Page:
Printing Considerations

To figure out what size you can print a raster image at without loss of quality you have to take a couple of factors into account. The first is the PPI required by your printer. The second is how large the image is on your screen. For example if the width of the image is 1000 pixels and your printer requires 300PPI for printing, then the maximum size you could print it without loss of quality is 3.3 inches (1000/300 = 3.3)
With a vector image, you don't have to worry about PPI or file sizes, since you can enlarge it to any degree and print it without loss of quality.


DPI - Dots Per Inch

The DPI is determined by your printer and is the amount of ink dots that will be placed on each pixel of your image.

PPI - Pixels Per Inch

With raster images, the PPI will be determined by the device you create the picture with, whether it's a camera, scanner or graphics program. The PPI can be manually edited by using software such as Photoshop.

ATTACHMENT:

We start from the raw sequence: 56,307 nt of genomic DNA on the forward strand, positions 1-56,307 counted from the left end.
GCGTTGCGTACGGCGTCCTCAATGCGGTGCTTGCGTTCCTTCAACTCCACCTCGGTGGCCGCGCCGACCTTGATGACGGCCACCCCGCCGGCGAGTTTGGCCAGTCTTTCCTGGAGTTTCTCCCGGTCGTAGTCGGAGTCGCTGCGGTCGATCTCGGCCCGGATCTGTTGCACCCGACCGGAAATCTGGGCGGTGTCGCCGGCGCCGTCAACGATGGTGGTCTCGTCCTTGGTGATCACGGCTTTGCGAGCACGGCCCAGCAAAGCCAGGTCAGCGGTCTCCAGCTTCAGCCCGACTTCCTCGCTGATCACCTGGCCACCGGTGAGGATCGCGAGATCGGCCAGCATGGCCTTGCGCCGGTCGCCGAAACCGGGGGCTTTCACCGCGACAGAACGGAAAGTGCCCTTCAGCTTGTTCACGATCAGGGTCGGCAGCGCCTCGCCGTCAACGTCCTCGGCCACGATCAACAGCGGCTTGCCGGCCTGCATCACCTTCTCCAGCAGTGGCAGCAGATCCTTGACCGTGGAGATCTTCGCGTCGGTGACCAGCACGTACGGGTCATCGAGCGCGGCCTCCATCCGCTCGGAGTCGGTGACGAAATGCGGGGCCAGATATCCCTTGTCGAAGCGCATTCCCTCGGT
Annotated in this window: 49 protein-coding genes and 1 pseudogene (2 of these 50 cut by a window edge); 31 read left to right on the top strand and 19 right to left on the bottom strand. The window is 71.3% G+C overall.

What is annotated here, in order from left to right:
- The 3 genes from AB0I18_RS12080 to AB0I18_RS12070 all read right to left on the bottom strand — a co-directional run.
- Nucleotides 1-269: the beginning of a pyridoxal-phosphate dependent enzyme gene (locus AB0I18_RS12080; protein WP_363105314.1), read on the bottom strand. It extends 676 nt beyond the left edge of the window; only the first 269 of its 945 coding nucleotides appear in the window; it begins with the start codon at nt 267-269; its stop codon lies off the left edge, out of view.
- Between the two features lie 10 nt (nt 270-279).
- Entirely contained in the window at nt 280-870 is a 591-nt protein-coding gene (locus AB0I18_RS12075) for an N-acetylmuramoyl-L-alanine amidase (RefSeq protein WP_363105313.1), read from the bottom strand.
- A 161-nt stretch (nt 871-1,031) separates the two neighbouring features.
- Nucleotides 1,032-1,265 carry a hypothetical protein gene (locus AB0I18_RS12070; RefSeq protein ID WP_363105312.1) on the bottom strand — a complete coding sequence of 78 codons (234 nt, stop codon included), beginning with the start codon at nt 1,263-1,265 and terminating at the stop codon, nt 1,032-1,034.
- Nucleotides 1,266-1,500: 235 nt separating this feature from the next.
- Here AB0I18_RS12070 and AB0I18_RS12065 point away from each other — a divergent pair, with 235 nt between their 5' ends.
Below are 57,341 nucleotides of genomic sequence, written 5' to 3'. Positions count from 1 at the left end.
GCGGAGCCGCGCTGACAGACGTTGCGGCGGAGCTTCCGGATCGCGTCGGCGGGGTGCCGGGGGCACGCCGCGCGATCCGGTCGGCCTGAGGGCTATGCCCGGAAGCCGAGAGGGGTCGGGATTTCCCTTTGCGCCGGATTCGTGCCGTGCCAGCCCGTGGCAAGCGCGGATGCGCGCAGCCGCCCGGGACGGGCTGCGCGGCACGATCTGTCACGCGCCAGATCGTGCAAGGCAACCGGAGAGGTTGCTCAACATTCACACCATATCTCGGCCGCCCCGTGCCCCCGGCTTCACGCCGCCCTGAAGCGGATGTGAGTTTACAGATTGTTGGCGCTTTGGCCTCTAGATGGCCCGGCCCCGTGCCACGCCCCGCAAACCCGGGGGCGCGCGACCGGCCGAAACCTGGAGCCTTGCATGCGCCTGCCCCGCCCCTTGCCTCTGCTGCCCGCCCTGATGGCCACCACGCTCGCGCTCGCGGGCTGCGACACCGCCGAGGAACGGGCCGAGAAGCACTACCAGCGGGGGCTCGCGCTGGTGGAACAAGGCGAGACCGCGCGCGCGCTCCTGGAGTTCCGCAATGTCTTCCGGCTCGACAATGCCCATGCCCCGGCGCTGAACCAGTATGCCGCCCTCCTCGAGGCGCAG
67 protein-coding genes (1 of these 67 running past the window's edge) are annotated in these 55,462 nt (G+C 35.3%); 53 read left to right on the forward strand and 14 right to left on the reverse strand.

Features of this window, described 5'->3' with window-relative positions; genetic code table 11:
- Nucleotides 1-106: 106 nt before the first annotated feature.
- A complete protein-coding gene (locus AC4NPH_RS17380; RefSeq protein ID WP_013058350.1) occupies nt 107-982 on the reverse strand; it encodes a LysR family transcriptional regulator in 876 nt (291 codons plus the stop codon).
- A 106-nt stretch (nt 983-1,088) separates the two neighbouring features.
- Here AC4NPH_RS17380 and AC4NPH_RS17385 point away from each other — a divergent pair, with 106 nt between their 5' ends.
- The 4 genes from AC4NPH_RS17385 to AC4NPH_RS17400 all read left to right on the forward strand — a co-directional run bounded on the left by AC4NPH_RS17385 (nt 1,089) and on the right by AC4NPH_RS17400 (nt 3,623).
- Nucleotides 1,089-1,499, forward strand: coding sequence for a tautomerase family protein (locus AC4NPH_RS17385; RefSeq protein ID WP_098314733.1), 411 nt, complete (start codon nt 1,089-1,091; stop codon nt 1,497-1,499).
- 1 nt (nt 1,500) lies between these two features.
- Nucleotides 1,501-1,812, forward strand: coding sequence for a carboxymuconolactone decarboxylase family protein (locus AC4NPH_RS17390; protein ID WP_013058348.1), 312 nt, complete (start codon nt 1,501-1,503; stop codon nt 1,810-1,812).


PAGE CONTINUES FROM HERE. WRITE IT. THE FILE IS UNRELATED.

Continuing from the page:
To help summarise, let's look at the advantages and disadvantages of raster and vector images respectively.

Raster Advantages

  • Great for editing photos
  • Great for digital paintings
  • Allows for smoother blends and more tones of colour

Raster Disadvantages

  • Loss of quality when scaled up
  • File sizes are typically much larger
  • More difficult to print without loss of quality

Vector Advantages

  • Perfect for graphics such as logos, mascots and icons
  • Infinitely scalable
  • Easy to edit
  • Smaller file sizes

Vector Disadvantages

  • Requires expertise with graphic design
  • Conversion can be time-consuming
  • Not good for editing photos
If you have a raster that you need to converted to a Vector EPS then please visit our homepage.